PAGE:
A group of women long considered "invisible," female brick-kiln layers, are demanding attention as well as decent accommodations and fair wages in the Punjab region of India.

Often obscured from the public in India, there are over a thousand women working in the Punjab region of India, firing mud clay into the bricks which hold up in modern India. These women are considered "invisible" because of their "low caste" heritage.

Too often women from lower castes, or those facing poverty, are forced into unjust systems and taken advantage of by others. For too long, this has been the case for some of India’s most vulnerable women.

Women working as brick-kiln layers are essentially modern day slaves. According to BBC, many of them took loans from agencies who then forced them into hard labor to repay the loans.

“We make 1,500 bricks a day. Only after six months will we get released,” Gurdha Maji told BBC.  

The bricks are used to build modern India’s towering office buildings, government buildings, and centers of industry.

According to Reuters and the Centre for Science and Environment, nearly 10 million people work in brick kilns in India and about half are women.

The rights and conditions for women working in the brick kilns is especially alarming. Many of the workers travel from other states in India to come work in the kilns. Living nearby, they have little access to proper food or nutrition, and lack access to healthcare and medical facilities. This is even more concerning for pregnant women who, with little regulation for the multinational companies who own the brick-kiln factories, were working into late stages of pregnancy.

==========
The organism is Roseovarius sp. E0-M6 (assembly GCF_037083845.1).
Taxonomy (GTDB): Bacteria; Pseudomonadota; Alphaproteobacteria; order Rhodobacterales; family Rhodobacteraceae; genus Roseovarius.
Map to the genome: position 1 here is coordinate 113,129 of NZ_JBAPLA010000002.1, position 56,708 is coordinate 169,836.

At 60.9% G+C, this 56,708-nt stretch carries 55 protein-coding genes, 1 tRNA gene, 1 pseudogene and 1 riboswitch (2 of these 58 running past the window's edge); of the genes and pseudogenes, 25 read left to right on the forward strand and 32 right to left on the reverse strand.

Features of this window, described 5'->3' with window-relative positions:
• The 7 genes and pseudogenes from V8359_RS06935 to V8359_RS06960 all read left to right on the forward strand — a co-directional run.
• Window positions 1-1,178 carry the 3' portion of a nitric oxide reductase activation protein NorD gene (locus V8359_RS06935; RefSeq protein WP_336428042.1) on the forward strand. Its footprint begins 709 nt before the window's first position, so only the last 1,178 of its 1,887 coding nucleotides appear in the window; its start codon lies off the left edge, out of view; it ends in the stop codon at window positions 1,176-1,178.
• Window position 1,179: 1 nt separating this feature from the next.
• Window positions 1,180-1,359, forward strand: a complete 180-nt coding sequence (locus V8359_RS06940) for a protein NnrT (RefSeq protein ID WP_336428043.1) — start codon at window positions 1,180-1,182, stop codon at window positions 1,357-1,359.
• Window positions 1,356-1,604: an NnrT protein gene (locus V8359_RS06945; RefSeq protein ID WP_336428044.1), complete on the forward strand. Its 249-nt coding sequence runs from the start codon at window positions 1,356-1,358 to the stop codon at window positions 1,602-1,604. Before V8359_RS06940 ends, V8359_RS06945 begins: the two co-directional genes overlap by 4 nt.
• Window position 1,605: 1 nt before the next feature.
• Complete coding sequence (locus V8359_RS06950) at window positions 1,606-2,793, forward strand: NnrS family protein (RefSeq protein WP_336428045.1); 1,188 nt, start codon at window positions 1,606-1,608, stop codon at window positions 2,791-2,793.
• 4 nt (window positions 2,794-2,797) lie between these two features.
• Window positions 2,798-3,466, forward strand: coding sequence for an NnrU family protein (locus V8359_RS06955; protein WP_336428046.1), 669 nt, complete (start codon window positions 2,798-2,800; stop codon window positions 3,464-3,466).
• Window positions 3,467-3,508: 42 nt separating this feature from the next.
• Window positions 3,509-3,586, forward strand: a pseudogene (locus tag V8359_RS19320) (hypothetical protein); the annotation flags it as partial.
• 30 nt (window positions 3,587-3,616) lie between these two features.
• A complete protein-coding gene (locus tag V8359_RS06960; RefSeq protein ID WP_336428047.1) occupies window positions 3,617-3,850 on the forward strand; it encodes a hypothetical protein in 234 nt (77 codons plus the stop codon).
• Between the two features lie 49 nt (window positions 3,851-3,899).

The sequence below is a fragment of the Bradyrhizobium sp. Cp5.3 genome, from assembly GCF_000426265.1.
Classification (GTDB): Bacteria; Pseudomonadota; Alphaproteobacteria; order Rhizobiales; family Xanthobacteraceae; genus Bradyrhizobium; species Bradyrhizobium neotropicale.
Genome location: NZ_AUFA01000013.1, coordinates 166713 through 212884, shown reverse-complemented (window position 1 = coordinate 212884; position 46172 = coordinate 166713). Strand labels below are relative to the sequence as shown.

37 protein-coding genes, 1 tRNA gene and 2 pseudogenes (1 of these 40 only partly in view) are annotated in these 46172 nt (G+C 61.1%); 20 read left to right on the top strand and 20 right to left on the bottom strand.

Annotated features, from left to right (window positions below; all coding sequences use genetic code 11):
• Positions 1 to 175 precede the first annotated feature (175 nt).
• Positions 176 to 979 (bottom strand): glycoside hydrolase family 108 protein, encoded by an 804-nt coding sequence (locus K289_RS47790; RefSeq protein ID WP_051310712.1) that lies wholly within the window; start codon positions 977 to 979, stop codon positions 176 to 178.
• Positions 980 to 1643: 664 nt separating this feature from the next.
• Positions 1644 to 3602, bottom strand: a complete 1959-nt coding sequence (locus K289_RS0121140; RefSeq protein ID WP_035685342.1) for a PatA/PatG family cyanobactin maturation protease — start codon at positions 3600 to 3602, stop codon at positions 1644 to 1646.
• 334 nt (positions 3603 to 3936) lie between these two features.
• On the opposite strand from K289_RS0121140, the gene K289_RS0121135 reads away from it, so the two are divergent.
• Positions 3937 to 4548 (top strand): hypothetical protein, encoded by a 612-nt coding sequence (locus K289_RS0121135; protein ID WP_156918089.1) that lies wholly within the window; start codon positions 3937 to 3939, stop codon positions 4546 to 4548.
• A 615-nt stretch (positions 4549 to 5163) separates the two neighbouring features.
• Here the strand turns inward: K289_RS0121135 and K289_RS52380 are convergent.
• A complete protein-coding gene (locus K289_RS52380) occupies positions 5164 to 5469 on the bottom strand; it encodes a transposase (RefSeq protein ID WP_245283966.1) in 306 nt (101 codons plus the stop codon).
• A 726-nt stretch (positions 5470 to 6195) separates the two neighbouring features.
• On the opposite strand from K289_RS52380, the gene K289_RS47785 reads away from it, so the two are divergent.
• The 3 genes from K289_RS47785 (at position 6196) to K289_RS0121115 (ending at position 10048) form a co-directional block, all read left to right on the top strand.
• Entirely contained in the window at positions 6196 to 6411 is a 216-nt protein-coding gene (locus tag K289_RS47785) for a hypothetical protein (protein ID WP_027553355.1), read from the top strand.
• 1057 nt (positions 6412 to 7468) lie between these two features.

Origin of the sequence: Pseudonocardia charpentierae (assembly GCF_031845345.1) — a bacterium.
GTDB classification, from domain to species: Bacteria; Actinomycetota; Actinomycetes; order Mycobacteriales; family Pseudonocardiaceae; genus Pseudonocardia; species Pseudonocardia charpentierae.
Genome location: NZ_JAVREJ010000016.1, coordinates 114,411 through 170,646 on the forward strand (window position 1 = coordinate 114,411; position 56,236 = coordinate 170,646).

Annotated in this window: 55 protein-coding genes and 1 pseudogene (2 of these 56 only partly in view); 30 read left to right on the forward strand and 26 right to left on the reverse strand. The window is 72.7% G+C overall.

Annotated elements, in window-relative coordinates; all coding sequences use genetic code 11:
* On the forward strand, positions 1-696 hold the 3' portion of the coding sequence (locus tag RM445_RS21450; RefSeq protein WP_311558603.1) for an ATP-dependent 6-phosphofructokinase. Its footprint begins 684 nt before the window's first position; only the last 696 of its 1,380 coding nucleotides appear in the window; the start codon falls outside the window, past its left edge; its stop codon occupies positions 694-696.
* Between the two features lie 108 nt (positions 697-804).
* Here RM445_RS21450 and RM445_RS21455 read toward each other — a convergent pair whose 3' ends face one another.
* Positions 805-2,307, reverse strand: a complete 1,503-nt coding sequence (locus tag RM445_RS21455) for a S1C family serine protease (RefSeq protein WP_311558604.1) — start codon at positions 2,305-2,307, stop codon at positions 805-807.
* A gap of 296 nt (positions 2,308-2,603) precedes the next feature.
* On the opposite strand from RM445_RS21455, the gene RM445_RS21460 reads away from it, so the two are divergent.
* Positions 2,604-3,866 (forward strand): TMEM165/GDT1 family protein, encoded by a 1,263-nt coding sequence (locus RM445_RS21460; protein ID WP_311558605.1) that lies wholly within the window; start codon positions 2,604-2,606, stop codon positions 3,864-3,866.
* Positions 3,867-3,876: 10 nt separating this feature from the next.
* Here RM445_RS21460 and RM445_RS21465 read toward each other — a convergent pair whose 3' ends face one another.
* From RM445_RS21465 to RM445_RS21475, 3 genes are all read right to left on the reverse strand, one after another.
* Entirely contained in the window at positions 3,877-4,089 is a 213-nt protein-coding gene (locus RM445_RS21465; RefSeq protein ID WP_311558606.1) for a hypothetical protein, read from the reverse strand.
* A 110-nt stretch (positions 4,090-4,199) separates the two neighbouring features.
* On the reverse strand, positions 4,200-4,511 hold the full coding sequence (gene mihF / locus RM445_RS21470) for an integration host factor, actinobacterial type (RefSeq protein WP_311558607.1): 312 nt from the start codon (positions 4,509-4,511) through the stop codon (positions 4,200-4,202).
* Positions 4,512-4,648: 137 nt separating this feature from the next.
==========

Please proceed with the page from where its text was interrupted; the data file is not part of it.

But these women are realizing the power of their voice when they come together.

After decades of below minimum wage, debt bondage, abuses of human rights and sexual harassment in the brick-kiln industry, women laborers are demanding change.

Last week, many of the female workers, along with support from activists, launched an appeal aimed at President Pranab Mukherjee asking for better working conditions for India’s women working in brick-kilns.

It’s not just the previously invisible kiln workers too.

"Women workers – from teachers to textile workers and daily-wage workers – are so desperate, they are demanding their rights," said Singh, a former sociology professor at Panjab University.

These brave women working in one of India’s toughest industries are proof that positive begins when people come together and raise their voice for the common good.  


Demand Equity

India's women brick-kiln workers are no longer invisible

By Meghan Werft